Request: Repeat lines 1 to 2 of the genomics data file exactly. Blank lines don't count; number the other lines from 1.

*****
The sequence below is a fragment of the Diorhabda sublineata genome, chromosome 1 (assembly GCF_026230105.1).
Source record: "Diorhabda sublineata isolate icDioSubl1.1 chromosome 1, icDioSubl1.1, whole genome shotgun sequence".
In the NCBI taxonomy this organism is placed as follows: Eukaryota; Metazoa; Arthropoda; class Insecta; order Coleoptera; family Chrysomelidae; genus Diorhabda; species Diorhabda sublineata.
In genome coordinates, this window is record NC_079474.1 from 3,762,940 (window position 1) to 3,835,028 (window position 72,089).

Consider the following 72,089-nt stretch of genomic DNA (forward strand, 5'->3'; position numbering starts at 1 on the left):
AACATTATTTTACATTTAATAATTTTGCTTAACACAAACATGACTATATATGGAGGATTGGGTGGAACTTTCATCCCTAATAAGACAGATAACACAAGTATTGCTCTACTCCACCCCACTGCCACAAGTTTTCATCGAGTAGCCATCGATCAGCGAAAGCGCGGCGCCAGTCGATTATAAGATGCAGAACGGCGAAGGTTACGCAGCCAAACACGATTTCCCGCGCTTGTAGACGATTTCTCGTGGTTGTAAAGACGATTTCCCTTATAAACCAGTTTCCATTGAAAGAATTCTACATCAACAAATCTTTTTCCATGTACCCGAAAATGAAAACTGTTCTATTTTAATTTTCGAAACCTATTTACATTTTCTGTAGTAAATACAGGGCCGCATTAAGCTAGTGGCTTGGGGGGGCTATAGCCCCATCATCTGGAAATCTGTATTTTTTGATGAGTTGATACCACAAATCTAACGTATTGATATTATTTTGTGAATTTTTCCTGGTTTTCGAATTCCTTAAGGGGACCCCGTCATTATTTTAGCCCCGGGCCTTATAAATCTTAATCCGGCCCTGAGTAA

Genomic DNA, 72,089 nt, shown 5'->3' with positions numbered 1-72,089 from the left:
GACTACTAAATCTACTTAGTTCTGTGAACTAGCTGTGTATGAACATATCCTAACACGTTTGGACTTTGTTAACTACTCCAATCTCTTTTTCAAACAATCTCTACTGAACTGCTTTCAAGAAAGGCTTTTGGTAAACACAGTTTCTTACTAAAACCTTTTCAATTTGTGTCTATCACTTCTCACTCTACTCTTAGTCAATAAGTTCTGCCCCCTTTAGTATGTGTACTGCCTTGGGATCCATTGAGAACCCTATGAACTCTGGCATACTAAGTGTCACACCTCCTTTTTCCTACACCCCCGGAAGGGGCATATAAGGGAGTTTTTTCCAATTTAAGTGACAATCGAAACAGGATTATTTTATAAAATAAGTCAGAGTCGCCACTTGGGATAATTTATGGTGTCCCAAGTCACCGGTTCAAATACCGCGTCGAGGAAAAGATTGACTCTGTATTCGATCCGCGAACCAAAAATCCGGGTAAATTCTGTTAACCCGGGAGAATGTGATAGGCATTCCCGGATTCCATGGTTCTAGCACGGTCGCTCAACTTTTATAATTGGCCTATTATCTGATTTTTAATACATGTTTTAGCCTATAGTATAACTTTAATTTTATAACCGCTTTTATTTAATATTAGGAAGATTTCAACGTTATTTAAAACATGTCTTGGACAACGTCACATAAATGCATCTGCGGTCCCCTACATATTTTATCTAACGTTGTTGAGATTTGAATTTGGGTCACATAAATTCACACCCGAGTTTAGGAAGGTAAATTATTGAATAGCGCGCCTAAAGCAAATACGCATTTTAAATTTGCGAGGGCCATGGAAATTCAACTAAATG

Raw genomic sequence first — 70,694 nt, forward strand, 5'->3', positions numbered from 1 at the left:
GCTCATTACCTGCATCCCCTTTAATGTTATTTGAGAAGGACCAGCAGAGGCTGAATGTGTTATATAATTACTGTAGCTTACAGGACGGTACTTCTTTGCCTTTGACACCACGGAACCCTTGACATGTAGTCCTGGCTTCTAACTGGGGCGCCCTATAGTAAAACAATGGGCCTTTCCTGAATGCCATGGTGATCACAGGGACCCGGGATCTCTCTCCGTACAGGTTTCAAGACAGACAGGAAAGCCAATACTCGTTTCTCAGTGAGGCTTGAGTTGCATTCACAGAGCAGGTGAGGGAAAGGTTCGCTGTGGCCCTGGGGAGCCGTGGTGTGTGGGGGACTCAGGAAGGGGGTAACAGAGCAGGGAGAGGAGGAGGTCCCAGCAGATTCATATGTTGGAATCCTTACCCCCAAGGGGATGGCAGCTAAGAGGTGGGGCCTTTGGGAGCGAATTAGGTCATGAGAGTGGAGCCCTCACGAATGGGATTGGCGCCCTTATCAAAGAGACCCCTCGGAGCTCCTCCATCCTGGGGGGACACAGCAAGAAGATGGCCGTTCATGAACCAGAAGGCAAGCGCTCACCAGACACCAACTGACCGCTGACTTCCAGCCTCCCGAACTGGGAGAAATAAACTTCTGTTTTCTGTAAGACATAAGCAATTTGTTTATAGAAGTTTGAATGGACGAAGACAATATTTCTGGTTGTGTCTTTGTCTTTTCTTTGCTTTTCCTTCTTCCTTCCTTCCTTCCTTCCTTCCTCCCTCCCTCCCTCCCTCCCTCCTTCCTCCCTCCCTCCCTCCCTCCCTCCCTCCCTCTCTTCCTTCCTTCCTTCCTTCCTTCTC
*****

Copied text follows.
The sequence below is a fragment of the Diorhabda sublineata genome, chromosome 1 (assembly GCF_026230105.1).
Source record: "Diorhabda sublineata isolate icDioSubl1.1 chromosome 1, icDioSubl1.1, whole genome shotgun sequence".